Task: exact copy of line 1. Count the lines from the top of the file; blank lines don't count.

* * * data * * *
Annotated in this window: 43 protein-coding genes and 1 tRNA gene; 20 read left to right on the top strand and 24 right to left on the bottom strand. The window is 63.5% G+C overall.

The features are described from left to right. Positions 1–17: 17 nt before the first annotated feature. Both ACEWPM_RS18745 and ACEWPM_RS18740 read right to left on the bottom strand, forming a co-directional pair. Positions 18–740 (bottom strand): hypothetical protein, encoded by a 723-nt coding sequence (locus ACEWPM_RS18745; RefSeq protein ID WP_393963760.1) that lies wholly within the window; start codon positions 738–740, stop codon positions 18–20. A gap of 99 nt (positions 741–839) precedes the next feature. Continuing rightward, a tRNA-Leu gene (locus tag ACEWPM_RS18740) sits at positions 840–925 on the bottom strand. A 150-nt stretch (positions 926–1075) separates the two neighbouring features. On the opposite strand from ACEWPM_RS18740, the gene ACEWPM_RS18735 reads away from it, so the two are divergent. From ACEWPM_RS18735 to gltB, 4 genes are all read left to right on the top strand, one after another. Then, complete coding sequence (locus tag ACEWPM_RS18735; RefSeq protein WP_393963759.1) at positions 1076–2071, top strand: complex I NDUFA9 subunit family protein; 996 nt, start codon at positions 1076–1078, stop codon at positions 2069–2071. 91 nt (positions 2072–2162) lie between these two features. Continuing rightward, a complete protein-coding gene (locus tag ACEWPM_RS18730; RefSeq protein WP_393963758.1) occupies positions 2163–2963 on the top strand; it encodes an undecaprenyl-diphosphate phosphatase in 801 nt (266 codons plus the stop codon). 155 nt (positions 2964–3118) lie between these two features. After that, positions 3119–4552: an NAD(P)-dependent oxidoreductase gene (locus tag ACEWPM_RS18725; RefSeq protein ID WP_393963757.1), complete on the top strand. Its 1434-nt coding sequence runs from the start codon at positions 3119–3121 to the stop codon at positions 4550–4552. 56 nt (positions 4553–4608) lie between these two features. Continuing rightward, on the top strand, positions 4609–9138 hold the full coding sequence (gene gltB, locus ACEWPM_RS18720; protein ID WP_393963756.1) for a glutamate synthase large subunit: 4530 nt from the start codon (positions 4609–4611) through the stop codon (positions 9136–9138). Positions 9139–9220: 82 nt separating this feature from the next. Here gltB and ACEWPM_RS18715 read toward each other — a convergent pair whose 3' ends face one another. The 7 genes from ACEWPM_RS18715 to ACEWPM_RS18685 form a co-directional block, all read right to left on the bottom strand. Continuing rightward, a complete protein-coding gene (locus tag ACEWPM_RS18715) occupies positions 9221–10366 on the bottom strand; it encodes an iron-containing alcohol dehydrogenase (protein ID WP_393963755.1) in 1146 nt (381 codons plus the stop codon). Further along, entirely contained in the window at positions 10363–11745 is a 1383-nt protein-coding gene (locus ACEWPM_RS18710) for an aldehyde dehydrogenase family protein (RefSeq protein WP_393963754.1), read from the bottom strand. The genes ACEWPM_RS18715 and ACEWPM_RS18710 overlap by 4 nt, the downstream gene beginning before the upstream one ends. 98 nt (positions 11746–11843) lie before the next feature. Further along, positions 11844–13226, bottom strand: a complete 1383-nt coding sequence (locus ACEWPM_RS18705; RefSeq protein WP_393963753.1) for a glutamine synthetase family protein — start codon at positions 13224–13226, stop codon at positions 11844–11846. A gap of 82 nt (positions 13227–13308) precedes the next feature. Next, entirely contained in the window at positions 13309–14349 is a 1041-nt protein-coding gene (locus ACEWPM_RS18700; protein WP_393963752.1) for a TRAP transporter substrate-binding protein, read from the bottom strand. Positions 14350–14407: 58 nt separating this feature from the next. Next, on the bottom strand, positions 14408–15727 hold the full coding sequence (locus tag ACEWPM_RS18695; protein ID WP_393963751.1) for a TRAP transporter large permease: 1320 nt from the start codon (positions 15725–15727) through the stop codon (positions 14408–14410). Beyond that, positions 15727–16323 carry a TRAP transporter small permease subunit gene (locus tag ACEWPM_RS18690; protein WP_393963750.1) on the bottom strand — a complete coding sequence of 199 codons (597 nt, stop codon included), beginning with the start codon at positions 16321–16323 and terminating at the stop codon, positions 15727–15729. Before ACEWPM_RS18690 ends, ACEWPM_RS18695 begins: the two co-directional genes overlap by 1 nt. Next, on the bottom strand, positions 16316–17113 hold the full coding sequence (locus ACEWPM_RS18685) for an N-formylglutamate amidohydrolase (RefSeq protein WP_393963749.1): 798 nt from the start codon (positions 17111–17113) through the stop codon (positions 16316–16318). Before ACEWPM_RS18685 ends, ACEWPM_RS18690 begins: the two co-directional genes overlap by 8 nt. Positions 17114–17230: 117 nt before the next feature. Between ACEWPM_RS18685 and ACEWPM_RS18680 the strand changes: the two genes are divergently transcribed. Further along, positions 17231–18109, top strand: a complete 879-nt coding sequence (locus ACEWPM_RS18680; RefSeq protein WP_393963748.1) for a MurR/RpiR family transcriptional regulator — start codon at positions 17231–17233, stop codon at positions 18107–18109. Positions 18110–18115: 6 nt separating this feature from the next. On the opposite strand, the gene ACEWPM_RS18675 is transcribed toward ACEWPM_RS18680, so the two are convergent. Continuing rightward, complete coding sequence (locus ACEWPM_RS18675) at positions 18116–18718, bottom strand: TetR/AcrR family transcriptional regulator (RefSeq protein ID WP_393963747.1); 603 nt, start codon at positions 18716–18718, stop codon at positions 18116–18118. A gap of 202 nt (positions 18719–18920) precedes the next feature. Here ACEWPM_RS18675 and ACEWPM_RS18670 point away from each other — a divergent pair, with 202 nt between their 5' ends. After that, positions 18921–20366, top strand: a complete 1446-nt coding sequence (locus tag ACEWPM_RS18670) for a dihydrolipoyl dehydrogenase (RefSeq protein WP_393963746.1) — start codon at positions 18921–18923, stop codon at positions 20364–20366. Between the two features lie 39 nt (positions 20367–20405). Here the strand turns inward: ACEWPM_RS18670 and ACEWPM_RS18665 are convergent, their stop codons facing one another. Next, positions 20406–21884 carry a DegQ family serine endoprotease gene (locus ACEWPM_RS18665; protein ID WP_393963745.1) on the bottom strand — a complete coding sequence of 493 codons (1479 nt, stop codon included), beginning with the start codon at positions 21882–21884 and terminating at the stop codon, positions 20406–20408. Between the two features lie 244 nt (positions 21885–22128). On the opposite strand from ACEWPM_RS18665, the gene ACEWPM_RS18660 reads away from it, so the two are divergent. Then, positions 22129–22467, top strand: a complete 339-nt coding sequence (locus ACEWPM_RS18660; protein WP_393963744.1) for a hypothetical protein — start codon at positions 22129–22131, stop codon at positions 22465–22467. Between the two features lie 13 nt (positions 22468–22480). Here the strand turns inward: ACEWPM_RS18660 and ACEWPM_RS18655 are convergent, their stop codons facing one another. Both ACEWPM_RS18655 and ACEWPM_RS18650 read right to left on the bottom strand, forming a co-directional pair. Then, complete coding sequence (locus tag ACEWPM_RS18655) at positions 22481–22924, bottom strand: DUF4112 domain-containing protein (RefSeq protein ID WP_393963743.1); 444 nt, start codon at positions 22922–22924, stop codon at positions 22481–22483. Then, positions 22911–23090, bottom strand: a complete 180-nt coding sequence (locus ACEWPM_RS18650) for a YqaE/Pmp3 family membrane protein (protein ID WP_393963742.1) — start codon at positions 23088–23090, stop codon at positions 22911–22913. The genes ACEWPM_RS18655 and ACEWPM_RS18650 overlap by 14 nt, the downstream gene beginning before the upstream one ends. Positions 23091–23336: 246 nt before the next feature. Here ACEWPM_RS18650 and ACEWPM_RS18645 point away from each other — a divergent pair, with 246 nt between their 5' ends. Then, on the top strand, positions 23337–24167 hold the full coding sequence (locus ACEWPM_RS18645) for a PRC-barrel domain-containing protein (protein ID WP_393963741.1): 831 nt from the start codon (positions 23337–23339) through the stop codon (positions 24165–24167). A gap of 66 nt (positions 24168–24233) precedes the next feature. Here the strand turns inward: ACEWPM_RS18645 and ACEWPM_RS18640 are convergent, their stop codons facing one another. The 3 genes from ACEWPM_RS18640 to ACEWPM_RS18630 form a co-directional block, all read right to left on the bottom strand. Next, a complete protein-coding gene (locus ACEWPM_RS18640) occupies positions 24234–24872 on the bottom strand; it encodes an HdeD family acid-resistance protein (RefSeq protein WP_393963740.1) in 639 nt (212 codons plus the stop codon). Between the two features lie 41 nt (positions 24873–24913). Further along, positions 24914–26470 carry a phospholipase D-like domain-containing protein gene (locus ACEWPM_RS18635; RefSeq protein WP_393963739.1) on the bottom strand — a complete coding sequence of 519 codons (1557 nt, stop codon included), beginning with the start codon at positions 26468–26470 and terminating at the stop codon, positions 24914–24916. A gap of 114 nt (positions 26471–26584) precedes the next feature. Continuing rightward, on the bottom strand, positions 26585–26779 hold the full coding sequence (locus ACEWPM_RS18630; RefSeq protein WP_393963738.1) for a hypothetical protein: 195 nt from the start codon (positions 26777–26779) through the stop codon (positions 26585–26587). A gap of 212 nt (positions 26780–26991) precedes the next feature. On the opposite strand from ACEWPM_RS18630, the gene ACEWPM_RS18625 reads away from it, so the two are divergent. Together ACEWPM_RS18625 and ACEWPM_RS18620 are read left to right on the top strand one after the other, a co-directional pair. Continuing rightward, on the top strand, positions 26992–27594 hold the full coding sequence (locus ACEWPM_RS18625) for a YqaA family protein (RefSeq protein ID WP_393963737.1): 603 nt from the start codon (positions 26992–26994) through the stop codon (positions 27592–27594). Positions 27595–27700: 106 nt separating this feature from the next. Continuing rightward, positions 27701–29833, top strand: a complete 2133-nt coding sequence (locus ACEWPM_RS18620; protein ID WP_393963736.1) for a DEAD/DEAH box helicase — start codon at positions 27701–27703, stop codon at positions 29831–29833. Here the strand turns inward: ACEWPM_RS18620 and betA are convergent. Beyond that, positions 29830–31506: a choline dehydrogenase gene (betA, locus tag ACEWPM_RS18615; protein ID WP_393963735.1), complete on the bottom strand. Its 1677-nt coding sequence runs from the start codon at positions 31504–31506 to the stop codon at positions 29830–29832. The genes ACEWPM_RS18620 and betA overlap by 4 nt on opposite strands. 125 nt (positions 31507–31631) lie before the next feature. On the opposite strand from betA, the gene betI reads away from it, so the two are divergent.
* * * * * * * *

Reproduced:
Annotated in this window: 43 protein-coding genes and 1 tRNA gene; 20 read left to right on the top strand and 24 right to left on the bottom strand. The window is 63.5% G+C overall.